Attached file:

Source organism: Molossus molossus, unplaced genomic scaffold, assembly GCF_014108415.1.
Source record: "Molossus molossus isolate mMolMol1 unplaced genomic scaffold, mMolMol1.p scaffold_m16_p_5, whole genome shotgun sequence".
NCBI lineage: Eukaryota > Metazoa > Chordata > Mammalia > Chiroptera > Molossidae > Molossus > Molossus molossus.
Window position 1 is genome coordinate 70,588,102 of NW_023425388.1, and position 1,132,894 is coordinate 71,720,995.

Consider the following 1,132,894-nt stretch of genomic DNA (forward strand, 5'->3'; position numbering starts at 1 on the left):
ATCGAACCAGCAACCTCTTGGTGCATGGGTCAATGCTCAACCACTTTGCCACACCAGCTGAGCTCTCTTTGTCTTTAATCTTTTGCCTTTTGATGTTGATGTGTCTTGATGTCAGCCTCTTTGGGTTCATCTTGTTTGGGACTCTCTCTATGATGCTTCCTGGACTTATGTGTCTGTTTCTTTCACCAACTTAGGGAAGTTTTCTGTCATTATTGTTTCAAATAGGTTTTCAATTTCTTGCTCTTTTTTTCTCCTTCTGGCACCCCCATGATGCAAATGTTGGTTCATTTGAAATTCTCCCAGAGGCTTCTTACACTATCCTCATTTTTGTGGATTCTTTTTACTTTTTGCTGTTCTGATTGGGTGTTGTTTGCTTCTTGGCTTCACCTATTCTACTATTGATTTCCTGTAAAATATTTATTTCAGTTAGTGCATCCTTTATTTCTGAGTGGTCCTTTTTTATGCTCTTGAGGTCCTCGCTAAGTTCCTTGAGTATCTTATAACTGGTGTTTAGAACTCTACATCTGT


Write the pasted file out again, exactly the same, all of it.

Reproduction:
Source organism: Molossus molossus, unplaced genomic scaffold, assembly GCF_014108415.1.
Source record: "Molossus molossus isolate mMolMol1 unplaced genomic scaffold, mMolMol1.p scaffold_m16_p_5, whole genome shotgun sequence".
NCBI lineage: Eukaryota > Metazoa > Chordata > Mammalia > Chiroptera > Molossidae > Molossus > Molossus molossus.
Window position 1 is genome coordinate 70,588,102 of NW_023425388.1, and position 1,132,894 is coordinate 71,720,995.

Consider the following 1,132,894-nt stretch of genomic DNA (forward strand, 5'->3'; position numbering starts at 1 on the left):
ATCGAACCAGCAACCTCTTGGTGCATGGGTCAATGCTCAACCACTTTGCCACACCAGCTGAGCTCTCTTTGTCTTTAATCTTTTGCCTTTTGATGTTGATGTGTCTTGATGTCAGCCTCTTTGGGTTCATCTTGTTTGGGACTCTCTCTATGATGCTTCCTGGACTTATGTGTCTGTTTCTTTCACCAACTTAGGGAAGTTTTCTGTCATTATTGTTTCAAATAGGTTTTCAATTTCTTGCTCTTTTTTTCTCCTTCTGGCACCCCCATGATGCAAATGTTGGTTCATTTGAAATTCTCCCAGAGGCTTCTTACACTATCCTCATTTTTGTGGATTCTTTTTACTTTTTGCTGTTCTGATTGGGTGTTGTTTGCTTCTTGGCTTCACCTATTCTACTATTGATTTCCTGTAAAATATTTATTTCAGTTAGTGCATCCTTTATTTCTGAGTGGTCCTTTTTTATGCTCTTGAGGTCCTCGCTAAGTTCCTTGAGTATCTTATAACTGGTGTTTAGAACTCTACATCTGT